Cuba, Socialism and Democracy


     In January 2011, members of the Participatory and Democratic Socialism Movement proposed that the Cuban Communist Party adopt its "Proposals for the Advance of Socialism in Cuba." ("Socialism and the 'Citizens' Demand for Another Cuba," Pedro Campos, Havana Times, June 24, 2012)* These socialist critics of the Cuban regime offered a program of radical democratic proposals including full freedom of speech and press, freedom of association (including parties and unions), freeing of political prisoners and the like—while supporting the continued criminalization of receiving foreign "aid" that seeks to undermine the Cuban "constitutional order." Not surprisingly, the Cuban party congress—which approved massive lay-offs from the public sector—rejected these proposals.

     Many leftist defenders of the Cuban regime argue that such proposals reflect "perfectionism." ¬ They claim that socialists like those who support Havana Times (or New Politics) are engaged in a "Platonic" exercise of defining some sort of "ideal" socialist society¬ and condemning all deviations from that ideal. Is this the case?

     The critique of the absence of effective democratic workers power in the post-capitalist societies of the 20th century (and those that survived into the 21st century) is not a "deviation from the ideal," but an assessment of the structural root of the crisis and collapse of these societies. Most of us who have been critical of all of these societies, including Cuba, never argued that only a fully nationalized and planned economy where workers democratically make any and all economic decisions was the only acceptable form of socialism. Instead, we argued that the shifting boundary between planning and market mechanisms—which characterizes the transition to socialism—must be determined democratically as should all fundamental economic decisions. In order for working people to be able to determine both the boundary between market and plan and the fundamental goals of economic planning there must be, at the minimum, the right to form competing political parties/formations that put forward different proposals, free speech/press for all who do not take up arms against the regime, the ability to form independent trade unions and organizations of women, the racially oppressed, LGBT people, etc.

     Some have claimed that the repression in Cuba is justified by the demands of fighting the threat of counter-revolution. Since the early 1970s, however, one would be hard pressed to find examples of armed opposition to the Cuban regime that would justify its repression of non-violent political dissidents.

     Others cite such institutions as the Committees for the Defense of the Revolution (CDRs), the unions, and the elected popular assemblies in the neighborhoods and workplaces as examples of Cuba's revolutionary democracy. The CDRs are not open to all Cubans who seek to defend the revolution. Instead, they are much more limited in their membership and goals. Only those who are judged "ideologically integrated" by their local Communist Party organizations are permitted to join the CDRs. The main tasks of the CDRs is to root out those who are "ideologically suspect"—whether or not they are engaged in armed political activity—and to aid in the administration of rationing and other social and economic tasks. Many commentators have argued that the CDRs are simply extensions of Cuban State Security (the political police). In any case, participation in the CDRs declined sharply since the 1990s, especially in Havana, as more and more Cubans have had to work longer hours in official and unofficial jobs to make enough to subsist.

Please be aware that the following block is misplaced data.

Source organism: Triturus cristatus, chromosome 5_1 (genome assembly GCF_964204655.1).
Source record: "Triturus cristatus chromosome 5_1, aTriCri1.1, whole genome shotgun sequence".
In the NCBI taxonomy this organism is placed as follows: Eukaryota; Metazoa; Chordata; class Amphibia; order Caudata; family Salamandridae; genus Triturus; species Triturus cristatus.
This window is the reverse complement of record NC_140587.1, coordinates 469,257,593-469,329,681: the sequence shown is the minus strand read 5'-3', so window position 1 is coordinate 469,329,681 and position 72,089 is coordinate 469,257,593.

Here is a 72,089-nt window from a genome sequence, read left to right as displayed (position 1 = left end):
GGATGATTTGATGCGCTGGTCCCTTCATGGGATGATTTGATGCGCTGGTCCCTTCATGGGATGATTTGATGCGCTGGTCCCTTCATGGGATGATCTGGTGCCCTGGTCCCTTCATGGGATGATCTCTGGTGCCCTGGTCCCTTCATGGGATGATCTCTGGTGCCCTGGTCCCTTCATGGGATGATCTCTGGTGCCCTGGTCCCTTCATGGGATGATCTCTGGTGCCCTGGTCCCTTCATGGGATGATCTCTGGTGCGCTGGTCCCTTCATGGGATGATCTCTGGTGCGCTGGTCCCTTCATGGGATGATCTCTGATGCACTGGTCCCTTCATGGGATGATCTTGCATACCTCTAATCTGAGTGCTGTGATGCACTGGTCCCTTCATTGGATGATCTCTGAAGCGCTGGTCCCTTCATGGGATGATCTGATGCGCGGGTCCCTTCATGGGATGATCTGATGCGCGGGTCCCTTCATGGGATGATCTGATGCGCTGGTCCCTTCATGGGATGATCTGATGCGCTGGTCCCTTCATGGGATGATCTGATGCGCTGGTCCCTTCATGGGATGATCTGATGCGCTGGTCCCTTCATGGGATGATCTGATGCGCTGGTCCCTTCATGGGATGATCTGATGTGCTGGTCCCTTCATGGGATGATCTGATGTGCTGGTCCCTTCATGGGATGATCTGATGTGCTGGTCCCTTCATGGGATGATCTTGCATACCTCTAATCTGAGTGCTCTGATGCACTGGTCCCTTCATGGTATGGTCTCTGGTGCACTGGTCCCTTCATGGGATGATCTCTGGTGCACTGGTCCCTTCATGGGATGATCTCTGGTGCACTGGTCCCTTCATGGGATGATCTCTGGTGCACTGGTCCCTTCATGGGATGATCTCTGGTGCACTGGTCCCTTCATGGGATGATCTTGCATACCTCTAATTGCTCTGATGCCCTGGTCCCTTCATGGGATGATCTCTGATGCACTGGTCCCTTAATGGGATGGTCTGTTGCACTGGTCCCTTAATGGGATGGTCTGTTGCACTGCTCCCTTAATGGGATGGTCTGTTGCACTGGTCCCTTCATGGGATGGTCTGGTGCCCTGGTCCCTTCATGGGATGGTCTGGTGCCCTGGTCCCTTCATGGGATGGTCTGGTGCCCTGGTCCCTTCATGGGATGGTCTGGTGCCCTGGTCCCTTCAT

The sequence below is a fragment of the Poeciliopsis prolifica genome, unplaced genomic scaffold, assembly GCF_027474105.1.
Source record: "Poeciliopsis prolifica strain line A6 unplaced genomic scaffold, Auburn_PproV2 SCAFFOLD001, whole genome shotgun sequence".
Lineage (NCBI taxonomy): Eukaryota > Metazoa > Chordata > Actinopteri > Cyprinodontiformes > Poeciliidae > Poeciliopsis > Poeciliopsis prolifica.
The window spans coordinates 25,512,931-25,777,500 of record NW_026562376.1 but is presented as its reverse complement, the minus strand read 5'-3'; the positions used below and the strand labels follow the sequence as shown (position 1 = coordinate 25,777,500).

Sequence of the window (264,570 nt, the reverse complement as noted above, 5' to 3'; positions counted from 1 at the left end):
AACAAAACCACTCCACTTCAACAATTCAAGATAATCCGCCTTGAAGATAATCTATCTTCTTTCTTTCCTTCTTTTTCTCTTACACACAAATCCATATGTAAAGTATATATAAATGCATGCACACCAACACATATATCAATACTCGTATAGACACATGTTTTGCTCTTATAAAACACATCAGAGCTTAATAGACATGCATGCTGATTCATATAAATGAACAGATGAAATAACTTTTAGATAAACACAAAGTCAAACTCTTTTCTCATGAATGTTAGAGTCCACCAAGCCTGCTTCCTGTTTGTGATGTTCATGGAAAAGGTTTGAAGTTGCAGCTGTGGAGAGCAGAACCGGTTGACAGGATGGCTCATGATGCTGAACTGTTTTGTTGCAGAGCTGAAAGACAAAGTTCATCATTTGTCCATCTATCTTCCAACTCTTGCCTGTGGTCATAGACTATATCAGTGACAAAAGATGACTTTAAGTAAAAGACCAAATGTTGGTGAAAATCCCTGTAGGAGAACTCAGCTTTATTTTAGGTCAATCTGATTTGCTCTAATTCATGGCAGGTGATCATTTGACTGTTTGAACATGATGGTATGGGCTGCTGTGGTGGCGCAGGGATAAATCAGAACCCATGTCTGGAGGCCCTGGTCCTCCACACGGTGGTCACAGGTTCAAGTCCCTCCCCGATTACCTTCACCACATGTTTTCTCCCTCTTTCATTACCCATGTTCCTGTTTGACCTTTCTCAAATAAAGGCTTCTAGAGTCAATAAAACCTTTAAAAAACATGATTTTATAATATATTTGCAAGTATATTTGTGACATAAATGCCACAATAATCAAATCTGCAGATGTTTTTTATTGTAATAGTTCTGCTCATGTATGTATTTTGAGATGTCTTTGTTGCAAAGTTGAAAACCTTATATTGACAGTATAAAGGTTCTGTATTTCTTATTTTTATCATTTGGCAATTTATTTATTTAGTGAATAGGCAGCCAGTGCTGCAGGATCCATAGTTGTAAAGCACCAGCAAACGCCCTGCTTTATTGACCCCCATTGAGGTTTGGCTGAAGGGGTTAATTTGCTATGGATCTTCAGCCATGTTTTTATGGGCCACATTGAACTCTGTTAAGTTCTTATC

The Cuban unions are almost identical to those that existed in the other dictatorial post-capitalist societies. The Cuban unions, like their Soviet, Eastern European and Chinese counterparts, are not allowed to strike or take other direct action in defense of workers' interests. The question of whether revolutionary socialists would advocate strike action in a democratic workers' state is an important one. However, unions that do not have the right to strike cannot act as an effective counterweight to the state managers and planners—the role that Lenin envisioned for independent unions during the debates with Trotsky (who advocated the bureaucratic "statization" of the unions) and the "Workers' Opposition" (who advocated trade union administration of the economy) in 1921. Instead, the Cuban unions act as "transmission belts" between the party and the workers—encouraging workers to fulfill production quotas, accept managerial authority and the like. Put simply, the Cuban unions function as an extension of the unaccountable and undemocratic party-state management in Cuban workplaces, not as independent voices of the workers.

     Finally, there are the elected popular assemblies created by the Cuban Constitution of 1976. Despite what some have claimed, these assemblies do not mark a radical departure from forms of popular participation that existed in the other post-capitalist societies. Like elected assemblies in the Soviet Union, Eastern Europe or China at various points in their history, the Cuban popular assemblies have extremely limited powers. At best, they have "input" into national economic and social decisions (production goals, boundary of market and plan). For the most part, they decide how to implement decisions made "from above" in unelected, unaccountable institutions. In sum, the popular assemblies allow millions of Cubans to participate but not control political and social life. The French students and workers in 1968 understood the difference in their slogan" "I participate, you participate, they profit." In the case of post-capitalist Cuba, the slogan could easily be modified to "I participate, you participate, they decide."

     Today, the website Havana Times is filled with stories of the repression of the most elemental forms of non-violent free speech and free association on the island. In late May, some sixty left-wing dissidents organized the sixth "National Critical Observatory Social Forum"—the independent Cuban social forum. Raising slogans like "Socialism Is Democracy," "Kick out the Bureaucracy," "Down with Capitalisms," "If You Think Like the Bourgeoisie, You'll Live Like a Slave," and "Let's Make Our Revolution," these dissidents discussed the looming destruction of guaranteed employment and the need for greater self-organization in Cuba. The authorities, after initially granting the use of state facilities, shut the meeting down early. ("Cuba Social Forum Successful, but Cut Short," Isabel Diaz, Havana Times, June 3, 2012). Access to the internet remains prohibitively expensive for most Cubans ("So Now We Have Internet Access in Cuba?" Daisy Valera, Havana Times, May 21, 2012).